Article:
Mobile World Congress: higher, faster, further with the smartphone

Status: 02/27/2023 10:55 a.m

The Mobile World Congress, the largest industry meeting in Europe when it comes to mobile communications in general and smartphones in particular, starts today in Barcelona. The motto is Velocity, in German: speed.

By Christian Sachsinger, ARD Studio Madrid

When it comes to speed, people in the mobile communications industry first of all imagine how fast the data zips back and forth between our smartphones and laptops. The 5G mobile network is supposed to provide more speed, which – at least if you ask network operators like Vodafone, Telefonica or Deutsche Telekom – has already come a long way: “If I look in Germany, we have a range of 95 percent,” says Abdurazak Mudesir, Telekom Managing Director for Technology.

Whereby 95 percent of the people should be reached – not 95 percent of the area. Still, 5G is now about to overtake the average home landline in terms of speed. “You can expect a total of 500, 600 Mbits per second,” says Mudesir. However, it is also true that on trains or in cars not even the previous technology, i.e. the 4G network, is well received.

5G in development, 6G in sight

The industry prefers to look ahead and announce 6G – a network that is supposed to be significantly faster and that can also send communication via satellite. This is already possible, as the British company Bullit is demonstrating at the Mobile World Congress. The company has developed a charm for the belt buckle that has it all: The small, flat device connects to any normal Apple or Android cell phone via an app and establishes a connection to the nearest satellite. So you can also send short messages in the mountains or on the high seas or where there is no other mobile network.

And the little thing can also be used without a smartphone: “We have the button to switch it on, and that’s the check-in button. That means if I’m walking up a mountain, I can press it and it works sent a message to a predetermined recipient,” explains Bullit’s Pete Cunningham. The recipient then knows that everything is in order or that the sender has reached his next station. “And here we have the alarm button, if you press the five seconds, an SOS signal goes out,” Cunningham demonstrates the beeping small device.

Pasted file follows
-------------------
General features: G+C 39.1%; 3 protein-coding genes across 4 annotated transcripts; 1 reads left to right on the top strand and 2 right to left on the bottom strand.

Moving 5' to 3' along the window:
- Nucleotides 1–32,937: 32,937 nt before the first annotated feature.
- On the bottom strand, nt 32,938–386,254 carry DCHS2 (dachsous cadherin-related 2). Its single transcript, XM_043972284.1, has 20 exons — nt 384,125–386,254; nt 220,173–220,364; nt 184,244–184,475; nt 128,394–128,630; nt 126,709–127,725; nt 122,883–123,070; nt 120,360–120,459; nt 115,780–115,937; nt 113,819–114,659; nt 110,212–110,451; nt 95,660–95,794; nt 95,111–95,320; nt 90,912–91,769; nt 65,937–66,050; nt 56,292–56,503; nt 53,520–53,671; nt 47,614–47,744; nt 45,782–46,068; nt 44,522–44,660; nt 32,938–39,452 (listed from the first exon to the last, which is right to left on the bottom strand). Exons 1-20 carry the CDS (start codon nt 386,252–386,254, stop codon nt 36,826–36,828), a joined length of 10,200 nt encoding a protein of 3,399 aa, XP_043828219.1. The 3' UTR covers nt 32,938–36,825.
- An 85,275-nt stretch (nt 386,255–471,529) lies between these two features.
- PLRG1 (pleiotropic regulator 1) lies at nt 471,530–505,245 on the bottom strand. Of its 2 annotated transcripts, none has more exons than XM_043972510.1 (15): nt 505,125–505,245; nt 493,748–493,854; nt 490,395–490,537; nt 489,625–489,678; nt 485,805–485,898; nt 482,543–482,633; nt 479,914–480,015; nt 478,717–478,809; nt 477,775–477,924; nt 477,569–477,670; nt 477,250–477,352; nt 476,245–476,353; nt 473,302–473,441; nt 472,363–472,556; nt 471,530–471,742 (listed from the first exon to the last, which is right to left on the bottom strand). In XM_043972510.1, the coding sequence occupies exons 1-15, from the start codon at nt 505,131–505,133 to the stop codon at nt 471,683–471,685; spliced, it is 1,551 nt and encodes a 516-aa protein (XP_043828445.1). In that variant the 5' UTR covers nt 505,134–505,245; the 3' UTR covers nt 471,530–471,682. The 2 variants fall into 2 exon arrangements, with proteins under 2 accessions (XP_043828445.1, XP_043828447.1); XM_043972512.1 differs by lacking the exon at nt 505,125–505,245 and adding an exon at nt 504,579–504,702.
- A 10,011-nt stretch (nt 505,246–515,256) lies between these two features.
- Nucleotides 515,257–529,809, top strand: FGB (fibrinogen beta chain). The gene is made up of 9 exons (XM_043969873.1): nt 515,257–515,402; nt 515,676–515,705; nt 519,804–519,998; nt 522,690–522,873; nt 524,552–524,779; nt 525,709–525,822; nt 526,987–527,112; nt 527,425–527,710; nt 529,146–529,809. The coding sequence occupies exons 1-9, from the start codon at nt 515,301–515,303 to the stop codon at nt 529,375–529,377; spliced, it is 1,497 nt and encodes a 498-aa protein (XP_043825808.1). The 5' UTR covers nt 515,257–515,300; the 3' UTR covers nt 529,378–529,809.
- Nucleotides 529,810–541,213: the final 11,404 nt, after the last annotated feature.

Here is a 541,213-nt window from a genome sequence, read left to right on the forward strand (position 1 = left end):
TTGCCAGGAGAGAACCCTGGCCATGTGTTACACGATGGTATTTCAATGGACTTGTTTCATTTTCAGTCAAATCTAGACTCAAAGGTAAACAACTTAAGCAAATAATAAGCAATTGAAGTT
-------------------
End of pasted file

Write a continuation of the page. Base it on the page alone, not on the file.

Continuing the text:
AI as a clone

Higher, faster, further: speed at the Mobile World Congress also means how quickly technologies are developing. Artificial intelligence in particular is now pretty much everywhere. It can imitate speech – and it’s quite good at it, as you can see with the text bot ChatGPT. But it should also copy whole people.

In Barcelona, ​​Memori Yamato from the Japanese company Alt AI shows how artificial intelligence monitors its users so well that it can imitate them in emails, conversations or videos. “If I make a clone of you, it will look like you, speak with your voice and think like you,” explains Yamato. And if you want, you can let your deputy continue to work after your own death. That’s not cheap, though: the company offers the basic version of the clone for $100,000.

Sustainability new mobile phone trend

But back to velocity, i.e. to speed. This is now taken to the extreme when charging cell phone batteries. Full again in just ten minutes, that is now possible. Otherwise, the technical progress in smartphones seems to have been somewhat exhausted. Collapsible screens, cameras with five lenses, loudspeakers in cell phones with flawless sound: all of this has been seen in recent years.

The company HMD Global, which bought the Finnish mobile phone brand Nokia a few years ago, is trying to be sustainable. The G22 model is said to be durable and easy to repair. The smartphone comes with a three-year warranty and access to spare parts and repair instructions. And that also fits the motto of the trade fair, because velocity here also means “oriented towards the future”. And a sustainable cell phone is seen as very promising in Barcelona – even if the Nokia does not have 5G and is therefore not really fast.

MWC23 Hot mobile phones, warmed up promises – and anything else?

Christian Sachsinger, SWR, 27.2.2023 10:34 a.m

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